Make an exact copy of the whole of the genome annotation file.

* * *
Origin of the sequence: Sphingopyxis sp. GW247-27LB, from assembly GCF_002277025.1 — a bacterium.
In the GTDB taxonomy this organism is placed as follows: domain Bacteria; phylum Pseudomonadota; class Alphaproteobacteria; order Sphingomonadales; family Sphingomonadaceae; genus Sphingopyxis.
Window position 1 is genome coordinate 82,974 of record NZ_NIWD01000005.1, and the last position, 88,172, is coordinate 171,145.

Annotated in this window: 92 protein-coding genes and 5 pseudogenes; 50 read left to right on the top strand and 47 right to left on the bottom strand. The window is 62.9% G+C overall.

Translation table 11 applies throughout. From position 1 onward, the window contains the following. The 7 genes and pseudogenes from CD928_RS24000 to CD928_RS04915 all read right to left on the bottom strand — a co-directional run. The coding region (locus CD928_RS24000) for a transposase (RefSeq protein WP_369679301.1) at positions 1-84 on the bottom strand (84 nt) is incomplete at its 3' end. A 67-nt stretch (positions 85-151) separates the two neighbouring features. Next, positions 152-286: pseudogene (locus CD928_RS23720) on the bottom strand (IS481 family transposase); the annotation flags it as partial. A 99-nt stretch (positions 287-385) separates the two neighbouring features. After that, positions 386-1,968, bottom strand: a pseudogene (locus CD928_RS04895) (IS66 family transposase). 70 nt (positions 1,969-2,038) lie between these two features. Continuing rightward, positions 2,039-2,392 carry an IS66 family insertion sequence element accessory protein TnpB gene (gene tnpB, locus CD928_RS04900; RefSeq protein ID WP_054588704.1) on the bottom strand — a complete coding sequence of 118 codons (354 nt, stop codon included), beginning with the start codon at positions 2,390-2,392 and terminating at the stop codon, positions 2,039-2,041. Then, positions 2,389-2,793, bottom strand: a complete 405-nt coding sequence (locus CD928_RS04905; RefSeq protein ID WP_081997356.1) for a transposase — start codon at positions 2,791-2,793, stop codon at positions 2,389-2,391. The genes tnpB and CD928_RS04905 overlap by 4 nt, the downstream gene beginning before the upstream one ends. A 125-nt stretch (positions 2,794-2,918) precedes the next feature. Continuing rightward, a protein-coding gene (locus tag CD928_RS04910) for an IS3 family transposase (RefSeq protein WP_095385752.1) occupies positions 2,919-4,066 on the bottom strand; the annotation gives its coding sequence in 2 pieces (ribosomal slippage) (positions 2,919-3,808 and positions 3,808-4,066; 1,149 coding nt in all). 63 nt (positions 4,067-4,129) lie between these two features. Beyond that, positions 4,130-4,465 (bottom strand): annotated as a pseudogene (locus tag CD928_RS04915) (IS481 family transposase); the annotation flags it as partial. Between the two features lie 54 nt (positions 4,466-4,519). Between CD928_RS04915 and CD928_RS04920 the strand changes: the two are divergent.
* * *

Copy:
Origin of the sequence: Sphingopyxis sp. GW247-27LB, from assembly GCF_002277025.1 — a bacterium.
In the GTDB taxonomy this organism is placed as follows: domain Bacteria; phylum Pseudomonadota; class Alphaproteobacteria; order Sphingomonadales; family Sphingomonadaceae; genus Sphingopyxis.
Window position 1 is genome coordinate 82,974 of record NZ_NIWD01000005.1, and the last position, 88,172, is coordinate 171,145.

Annotated in this window: 92 protein-coding genes and 5 pseudogenes; 50 read left to right on the top strand and 47 right to left on the bottom strand. The window is 62.9% G+C overall.

Translation table 11 applies throughout. From position 1 onward, the window contains the following. The 7 genes and pseudogenes from CD928_RS24000 to CD928_RS04915 all read right to left on the bottom strand — a co-directional run. The coding region (locus CD928_RS24000) for a transposase (RefSeq protein WP_369679301.1) at positions 1-84 on the bottom strand (84 nt) is incomplete at its 3' end. A 67-nt stretch (positions 85-151) separates the two neighbouring features. Next, positions 152-286: pseudogene (locus CD928_RS23720) on the bottom strand (IS481 family transposase); the annotation flags it as partial. A 99-nt stretch (positions 287-385) separates the two neighbouring features. After that, positions 386-1,968, bottom strand: a pseudogene (locus CD928_RS04895) (IS66 family transposase). 70 nt (positions 1,969-2,038) lie between these two features. Continuing rightward, positions 2,039-2,392 carry an IS66 family insertion sequence element accessory protein TnpB gene (gene tnpB, locus CD928_RS04900; RefSeq protein ID WP_054588704.1) on the bottom strand — a complete coding sequence of 118 codons (354 nt, stop codon included), beginning with the start codon at positions 2,390-2,392 and terminating at the stop codon, positions 2,039-2,041. Then, positions 2,389-2,793, bottom strand: a complete 405-nt coding sequence (locus CD928_RS04905; RefSeq protein ID WP_081997356.1) for a transposase — start codon at positions 2,791-2,793, stop codon at positions 2,389-2,391. The genes tnpB and CD928_RS04905 overlap by 4 nt, the downstream gene beginning before the upstream one ends. A 125-nt stretch (positions 2,794-2,918) precedes the next feature. Continuing rightward, a protein-coding gene (locus tag CD928_RS04910) for an IS3 family transposase (RefSeq protein WP_095385752.1) occupies positions 2,919-4,066 on the bottom strand; the annotation gives its coding sequence in 2 pieces (ribosomal slippage) (positions 2,919-3,808 and positions 3,808-4,066; 1,149 coding nt in all). 63 nt (positions 4,067-4,129) lie between these two features. Beyond that, positions 4,130-4,465 (bottom strand): annotated as a pseudogene (locus tag CD928_RS04915) (IS481 family transposase); the annotation flags it as partial. Between the two features lie 54 nt (positions 4,466-4,519). Between CD928_RS04915 and CD928_RS04920 the strand changes: the two are divergent.